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02:59 PM, September 25, 2014
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Is F-35 Heading For Global Fighter Aircraft Domination?
"First F-35 headed for USAF service" by U.S. Air Force photo by Staff Sgt. Joely Santiago

The success of Lockheed Martin’s F-35 fighter in South Korea and its acceptance by several NATO partners could make it the world’s dominant warplane in the coming years.

The fifth generation stealth warplane looks set to grab market share from rival 4.5 generation planes such as the Eurofighter Typhoon, Boeing F-15, F18, the Dassault Rafale and the SAAB Gripen.

Till date 12 countries have ordered an approximate 3300 units of the F-35. The customers include US, UK, Australia, Italy, Turkey, the Netherlands, Denmark, Norway, Canada, South Korea, Japan and Israel.

After 2018, the F-35 is likely to capture over a 50 percent share of the global fighter jet market, says Richard Aboulafia, aerospace analyst for the Teal Group, in a February report. At about the same time, most U.S. and European fourth generation fighters are scheduled to end production, with many manufacturers exiting fighter jet production altogether.
The F-35 is looking to have a very significant international presence that will probably suck up most of the orders from U.S. allies.

The United States is home to only two manufacturers of fighter jets — Lockheed Martin and Boeing. Under current plans, Lockheed’s F-16 and Boeing’s F-15 and F/A-18E/F Super Hornet will go out of production by 2020.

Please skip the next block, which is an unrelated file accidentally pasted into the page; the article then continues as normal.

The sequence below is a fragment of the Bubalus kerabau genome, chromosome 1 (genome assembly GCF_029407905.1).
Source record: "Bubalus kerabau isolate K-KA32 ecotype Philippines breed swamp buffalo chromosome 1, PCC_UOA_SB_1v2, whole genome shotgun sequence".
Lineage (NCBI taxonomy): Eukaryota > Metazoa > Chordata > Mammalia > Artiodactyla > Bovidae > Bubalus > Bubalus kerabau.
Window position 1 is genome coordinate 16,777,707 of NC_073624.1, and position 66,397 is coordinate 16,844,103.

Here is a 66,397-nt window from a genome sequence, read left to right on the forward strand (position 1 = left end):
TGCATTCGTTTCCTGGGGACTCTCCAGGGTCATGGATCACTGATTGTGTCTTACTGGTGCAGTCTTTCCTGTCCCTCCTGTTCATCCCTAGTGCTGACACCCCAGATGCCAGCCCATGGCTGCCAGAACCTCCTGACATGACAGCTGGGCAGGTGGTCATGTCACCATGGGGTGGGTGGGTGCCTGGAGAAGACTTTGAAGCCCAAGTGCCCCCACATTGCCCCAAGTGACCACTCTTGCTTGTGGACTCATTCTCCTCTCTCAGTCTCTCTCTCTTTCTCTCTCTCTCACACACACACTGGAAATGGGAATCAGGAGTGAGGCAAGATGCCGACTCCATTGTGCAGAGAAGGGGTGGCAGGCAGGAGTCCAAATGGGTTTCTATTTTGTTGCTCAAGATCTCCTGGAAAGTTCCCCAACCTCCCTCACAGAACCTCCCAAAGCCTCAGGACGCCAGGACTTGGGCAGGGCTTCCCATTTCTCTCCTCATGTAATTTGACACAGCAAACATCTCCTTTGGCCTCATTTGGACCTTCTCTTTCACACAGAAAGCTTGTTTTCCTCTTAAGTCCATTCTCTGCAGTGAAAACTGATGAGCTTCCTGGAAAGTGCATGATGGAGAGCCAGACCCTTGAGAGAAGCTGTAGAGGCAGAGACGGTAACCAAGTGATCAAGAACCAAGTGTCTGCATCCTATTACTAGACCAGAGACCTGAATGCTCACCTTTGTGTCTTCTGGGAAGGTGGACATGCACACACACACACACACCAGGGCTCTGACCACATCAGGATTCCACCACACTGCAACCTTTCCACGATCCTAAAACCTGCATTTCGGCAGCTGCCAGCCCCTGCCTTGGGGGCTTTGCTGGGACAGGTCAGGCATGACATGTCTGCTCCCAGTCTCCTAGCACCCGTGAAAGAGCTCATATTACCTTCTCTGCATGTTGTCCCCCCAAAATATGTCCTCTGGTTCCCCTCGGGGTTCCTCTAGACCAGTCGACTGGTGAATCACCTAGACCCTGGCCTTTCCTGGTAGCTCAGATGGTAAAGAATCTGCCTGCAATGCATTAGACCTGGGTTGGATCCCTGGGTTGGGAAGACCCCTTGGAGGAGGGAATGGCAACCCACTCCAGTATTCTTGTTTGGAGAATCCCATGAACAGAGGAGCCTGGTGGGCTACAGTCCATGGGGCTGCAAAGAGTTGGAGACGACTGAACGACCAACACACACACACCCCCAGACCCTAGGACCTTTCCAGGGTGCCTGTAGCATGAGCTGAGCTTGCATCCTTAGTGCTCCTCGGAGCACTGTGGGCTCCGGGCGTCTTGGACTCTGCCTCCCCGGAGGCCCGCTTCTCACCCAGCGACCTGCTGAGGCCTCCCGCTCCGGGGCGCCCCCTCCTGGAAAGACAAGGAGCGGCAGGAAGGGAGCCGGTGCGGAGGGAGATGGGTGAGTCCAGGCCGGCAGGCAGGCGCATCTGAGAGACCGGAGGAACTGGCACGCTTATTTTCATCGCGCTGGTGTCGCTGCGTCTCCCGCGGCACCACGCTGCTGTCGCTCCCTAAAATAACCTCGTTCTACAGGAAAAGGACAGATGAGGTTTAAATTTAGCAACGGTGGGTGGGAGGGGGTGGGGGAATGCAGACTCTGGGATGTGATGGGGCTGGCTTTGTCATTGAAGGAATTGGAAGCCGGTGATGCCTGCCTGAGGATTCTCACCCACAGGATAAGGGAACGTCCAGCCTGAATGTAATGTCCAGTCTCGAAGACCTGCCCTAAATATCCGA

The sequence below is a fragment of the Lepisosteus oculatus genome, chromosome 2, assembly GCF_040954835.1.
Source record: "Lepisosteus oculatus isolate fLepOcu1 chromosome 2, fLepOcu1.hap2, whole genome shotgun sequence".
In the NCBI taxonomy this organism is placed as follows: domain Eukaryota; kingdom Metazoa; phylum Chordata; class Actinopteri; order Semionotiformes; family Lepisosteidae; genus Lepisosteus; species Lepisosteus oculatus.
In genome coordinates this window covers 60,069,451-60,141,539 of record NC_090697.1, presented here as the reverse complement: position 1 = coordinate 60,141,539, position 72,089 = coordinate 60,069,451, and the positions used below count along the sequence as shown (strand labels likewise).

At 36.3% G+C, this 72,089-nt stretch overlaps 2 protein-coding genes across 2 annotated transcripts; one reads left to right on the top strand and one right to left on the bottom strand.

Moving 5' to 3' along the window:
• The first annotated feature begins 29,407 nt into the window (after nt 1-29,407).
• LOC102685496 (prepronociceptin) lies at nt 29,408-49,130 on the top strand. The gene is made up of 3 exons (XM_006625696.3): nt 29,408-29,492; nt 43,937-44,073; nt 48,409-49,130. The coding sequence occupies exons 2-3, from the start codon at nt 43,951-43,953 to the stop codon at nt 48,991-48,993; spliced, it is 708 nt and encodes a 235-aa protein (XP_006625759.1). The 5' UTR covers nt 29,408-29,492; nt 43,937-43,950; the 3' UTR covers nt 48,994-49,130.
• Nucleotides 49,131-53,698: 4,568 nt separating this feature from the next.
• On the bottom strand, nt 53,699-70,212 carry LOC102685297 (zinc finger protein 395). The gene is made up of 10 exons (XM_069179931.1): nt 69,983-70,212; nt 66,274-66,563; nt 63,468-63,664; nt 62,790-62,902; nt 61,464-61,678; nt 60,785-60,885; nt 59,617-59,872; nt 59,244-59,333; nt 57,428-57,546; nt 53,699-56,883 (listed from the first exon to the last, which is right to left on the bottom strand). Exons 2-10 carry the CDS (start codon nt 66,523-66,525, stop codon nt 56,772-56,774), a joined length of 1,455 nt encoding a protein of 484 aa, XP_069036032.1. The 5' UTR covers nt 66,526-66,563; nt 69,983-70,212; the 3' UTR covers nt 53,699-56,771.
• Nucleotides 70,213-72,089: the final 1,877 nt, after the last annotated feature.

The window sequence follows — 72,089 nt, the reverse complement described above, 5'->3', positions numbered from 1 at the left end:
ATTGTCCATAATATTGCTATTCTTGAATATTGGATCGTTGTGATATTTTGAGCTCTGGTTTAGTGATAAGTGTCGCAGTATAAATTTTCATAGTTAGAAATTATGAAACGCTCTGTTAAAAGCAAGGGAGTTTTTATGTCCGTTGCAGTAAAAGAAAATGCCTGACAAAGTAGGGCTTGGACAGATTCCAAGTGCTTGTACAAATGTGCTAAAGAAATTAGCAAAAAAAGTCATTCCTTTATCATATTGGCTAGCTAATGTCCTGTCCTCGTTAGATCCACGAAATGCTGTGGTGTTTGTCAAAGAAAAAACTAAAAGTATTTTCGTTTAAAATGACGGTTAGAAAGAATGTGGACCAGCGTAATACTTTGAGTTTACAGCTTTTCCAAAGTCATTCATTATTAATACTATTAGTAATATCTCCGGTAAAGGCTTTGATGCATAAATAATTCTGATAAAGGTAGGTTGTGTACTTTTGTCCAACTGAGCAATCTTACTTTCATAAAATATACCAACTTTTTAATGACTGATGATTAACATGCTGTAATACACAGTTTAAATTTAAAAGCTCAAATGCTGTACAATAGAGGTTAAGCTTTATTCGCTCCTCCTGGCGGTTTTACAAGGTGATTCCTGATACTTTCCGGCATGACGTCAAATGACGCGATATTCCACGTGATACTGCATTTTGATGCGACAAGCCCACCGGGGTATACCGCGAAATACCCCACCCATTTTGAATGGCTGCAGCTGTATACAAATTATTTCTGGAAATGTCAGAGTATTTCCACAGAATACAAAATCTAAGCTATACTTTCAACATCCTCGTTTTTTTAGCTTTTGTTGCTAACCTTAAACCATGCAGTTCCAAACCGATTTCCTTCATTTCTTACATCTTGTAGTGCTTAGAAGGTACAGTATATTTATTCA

Boeing is considering closing down its stealth fighter program due to decline in military budgets, cost reduction in the U.S and other European nations, Bidnessetc website reported earlier this month.
Orders for F/A-18 jets are declining as most investments are concentrated in F-35 joint fighter striker. The F-35 is widely regarded as the future of fighter aircraft, with ten countries partnering up for research and development, component manufacturing, and expense contribution.

The situation is not much brighter for European manufacturers. The Eurofighter Typhoon designed by a consortium of U.K.-based BAE Systems, Italian aerospace company Alenia Aermacchi and the Franco-German Airbus Group — will leave the market by 2018 unless there are further orders. If France’s Dessault retains its order from India, it could produce the Rafale until about 2025. Both companies do not have any plans of developing fifth generation fighters.

Only Sweden’s Saab appears likely to survive as a fighter manufacturer, thanks to its contract from Brazil to purchase 36 aircraft and earlier orders in Thailand and South Africa.

The impact of the joint strike fighter on the European defense industry could be enormous. If the F-35’s price decreases to about $85 million per unit, the F-35 may do to Europe’s defense industry what the F-16 almost did.

Boeing may find itself pushed out of the fighter business by the end of the decade. The F-15 is scheduled to end production after deliveries to Saudi Arabia in 2019. The line for the F/A-18E/F Super Hornet and its electronic warfare variant, the E/A-18G Growler, is scheduled to shut down in 2016, but US orders for additional Growlers in the fiscal year 2015 budget could extend the line.

Boeing is keeping busy with international campaigns for both platforms, says Steve Nordlund, the company’s director of global strike business development was quoted as saying in a report by International Business Times. Boeing recently submitted a bid to replace Denmark’s fighter fleet. Its Super Hornet will face off against the F-35 and Eurofighter Typhoon. The company would likely also offer the Super Hornet to Canada if it chooses to begin a fighter competition, he says.

The United Arab Emirates is considering buying the F-15, F/A-18E/F, Typhoon or Rafale to fill a requirement of 60 planes. However the country may just bide its time and buy the F-35 later on.

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